Sustainable forestry: chasing the unicorn
A successful meeting of the International Forestry Students' Association at Saasveld highlighted issues of sustainability and the need for more practical experience in the forestry curricula.
Story and photos by Samora Chapman
Students who attended the International Forestry Students' Association meeting at Saasveld.
|Steve Falconbridge and his tiger worms and Zodwa Ngubeni of SANParks discussing bark harvesting.
South African forestry students are getting organised. At the forefront of this movement is Muedanyi Ramantswana, the epitome of a charismatic leader; he is friendly and passionate about forestry. Muedanyi is something of a spokesperson for the new generation of foresters whose primary concern is sustainability.
Muedanyi is the southern African representative of the International Forestry Students Association (IFSA), and recently played a key role in organising the first southern African Regional Meeting, which took place at Saasveld in July. The campus, situated at the foot of the towering blue Outeniqua Mountains and surrounded by commercial and indigenous forests, made it the perfect location for the inaugural meeting of the country's young foresters.
IFSA aims to connect forestry students from all around the world and to foster knowledge and understanding of international issues in order to achieve sustainable forests for generations to come.
The meeting was attended by members of student associations from Saasveld, Stellenbosch, Fort Cox and the University of KwaZulu-Natal. Two students from Japan also attended.
Muedanyi gave a brief introduction, discussing his visit to the South Korean IFSA convention where there was almost zero African representation or feedback on student activity. However, he reported that Africa was identified as a key region for future development in forestry. He urged the young foresters to engage with the current issues and to take the initiative of becoming problem solvers in the industry as opposed to passive employees. "None of this fossil fuel burning mentality!" exclaimed Muedanyi.
This was followed by a brilliant presentation by the Saasveld principal, Professor Christo Fabricius. He quickly brought the starry-eyed youngsters back to earth. "Finding the blueprint for sustainable forestry is like looking for a unicorn," said Christo. "We all know that the unicorn is a mystical creature, which means that the search could go on for eternity. What we might find," he continued in jest, "is that we were looking for a donkey all along."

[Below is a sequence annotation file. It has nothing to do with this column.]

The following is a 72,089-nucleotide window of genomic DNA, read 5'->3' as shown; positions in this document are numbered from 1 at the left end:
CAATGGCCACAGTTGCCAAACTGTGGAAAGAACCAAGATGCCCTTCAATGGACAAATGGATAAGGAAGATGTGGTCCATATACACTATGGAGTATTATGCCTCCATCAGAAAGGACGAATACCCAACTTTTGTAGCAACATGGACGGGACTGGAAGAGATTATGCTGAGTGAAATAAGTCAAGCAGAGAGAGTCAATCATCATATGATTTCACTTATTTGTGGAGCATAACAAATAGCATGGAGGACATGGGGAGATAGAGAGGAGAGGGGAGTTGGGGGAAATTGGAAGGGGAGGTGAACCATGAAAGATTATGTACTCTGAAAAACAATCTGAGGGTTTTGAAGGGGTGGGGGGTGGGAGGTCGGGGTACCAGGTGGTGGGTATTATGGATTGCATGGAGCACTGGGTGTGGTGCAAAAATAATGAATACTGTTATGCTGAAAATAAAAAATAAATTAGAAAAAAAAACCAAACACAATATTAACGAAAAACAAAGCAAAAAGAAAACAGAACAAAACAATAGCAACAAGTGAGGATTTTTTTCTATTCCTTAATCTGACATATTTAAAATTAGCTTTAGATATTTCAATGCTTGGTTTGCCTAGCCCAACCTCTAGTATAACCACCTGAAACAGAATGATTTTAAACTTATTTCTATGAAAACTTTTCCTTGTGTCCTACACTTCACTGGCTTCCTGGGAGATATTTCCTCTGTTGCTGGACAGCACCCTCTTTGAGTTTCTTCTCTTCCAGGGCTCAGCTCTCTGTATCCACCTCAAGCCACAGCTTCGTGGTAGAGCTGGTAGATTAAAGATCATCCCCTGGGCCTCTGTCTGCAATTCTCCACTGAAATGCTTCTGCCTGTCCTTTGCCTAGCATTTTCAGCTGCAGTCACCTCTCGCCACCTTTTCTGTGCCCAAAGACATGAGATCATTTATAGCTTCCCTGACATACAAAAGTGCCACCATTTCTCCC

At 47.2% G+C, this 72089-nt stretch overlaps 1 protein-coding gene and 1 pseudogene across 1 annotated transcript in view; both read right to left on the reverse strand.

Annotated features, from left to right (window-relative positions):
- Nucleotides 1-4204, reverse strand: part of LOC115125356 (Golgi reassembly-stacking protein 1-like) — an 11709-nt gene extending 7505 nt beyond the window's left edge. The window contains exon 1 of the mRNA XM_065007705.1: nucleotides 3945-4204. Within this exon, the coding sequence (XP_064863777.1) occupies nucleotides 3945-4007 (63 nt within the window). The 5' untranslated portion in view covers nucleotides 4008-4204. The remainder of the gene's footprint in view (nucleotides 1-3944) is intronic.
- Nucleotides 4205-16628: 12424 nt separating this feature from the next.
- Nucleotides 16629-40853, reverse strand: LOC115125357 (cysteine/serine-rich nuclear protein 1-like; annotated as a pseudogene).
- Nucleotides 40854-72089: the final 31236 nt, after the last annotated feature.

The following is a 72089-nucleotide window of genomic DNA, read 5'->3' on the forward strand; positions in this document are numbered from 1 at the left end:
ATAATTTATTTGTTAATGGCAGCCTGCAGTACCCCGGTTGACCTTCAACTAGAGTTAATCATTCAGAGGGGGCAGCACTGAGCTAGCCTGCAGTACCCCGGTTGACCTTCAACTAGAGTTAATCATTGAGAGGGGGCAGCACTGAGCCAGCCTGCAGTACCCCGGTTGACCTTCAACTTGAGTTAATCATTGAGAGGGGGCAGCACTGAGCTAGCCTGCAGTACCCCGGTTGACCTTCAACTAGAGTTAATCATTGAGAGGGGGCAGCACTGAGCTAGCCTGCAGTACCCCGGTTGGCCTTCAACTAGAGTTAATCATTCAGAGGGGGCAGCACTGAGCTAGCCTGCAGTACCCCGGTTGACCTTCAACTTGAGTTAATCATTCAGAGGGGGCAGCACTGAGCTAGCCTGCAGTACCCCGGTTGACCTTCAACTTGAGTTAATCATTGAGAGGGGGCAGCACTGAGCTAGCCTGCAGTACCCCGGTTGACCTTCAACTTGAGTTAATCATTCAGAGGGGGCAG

Compromises and trade-offs
Christo went on to explain that there is no such thing as sustainable forestry, only compromises and trade-offs. He identified six key elements: legal compliance, sustainable yield, economic viability, environmental protection, human well-being, planning and management. He explained that it is not possible to keep all these elements in perfect balance, but that it is possible to find compromises. "Growing trees quickly versus saving water; minimising input costs versus protecting the environment; efficiency versus job creation; competition versus maintaining relationships in the industry – all are trade-offs."
He continued to discuss the different perceptions that the public has of forestry, as the villain and spreader of alien invaders as opposed to a custodian of the natural environment, poverty alleviator and wealth creator. "There is no wrong or right, only progress and unlimited potential solutions," concluded Christo on a positive note.
Rob Thomson of NTC spoke about the attributes of a forester. "What does it take," he asked, "to chase that so-called unicorn: sustainable forestry?" Rob continued to give a very practical address based on his experiences in the industry. He focused on the key attributes that today's foresters need to succeed, especially in a highly politicised environment. These include patience, resilience, the ability to innovate and solve problems and work well with people.
Professor Josh Louw from NMMU outlined the forestry curriculum and gave a bleak report on the state of education, saying that South Africa's maths and science scores among school pupils and students are the lowest in the world. However, he pointed out that there has been an influx of students into forestry in recent years, which proves that they are attracted to the vocational directives of the course.
Khosi Mavimbela from the Forestry Charter Council gave a fragmented presentation on the Forestry Charter. There was almost an audible grumble of discontent among the students, a sign that government's drive to transform the demographics of forestry is highly contentious. The students then challenged Khosi on some aspects of the Charter.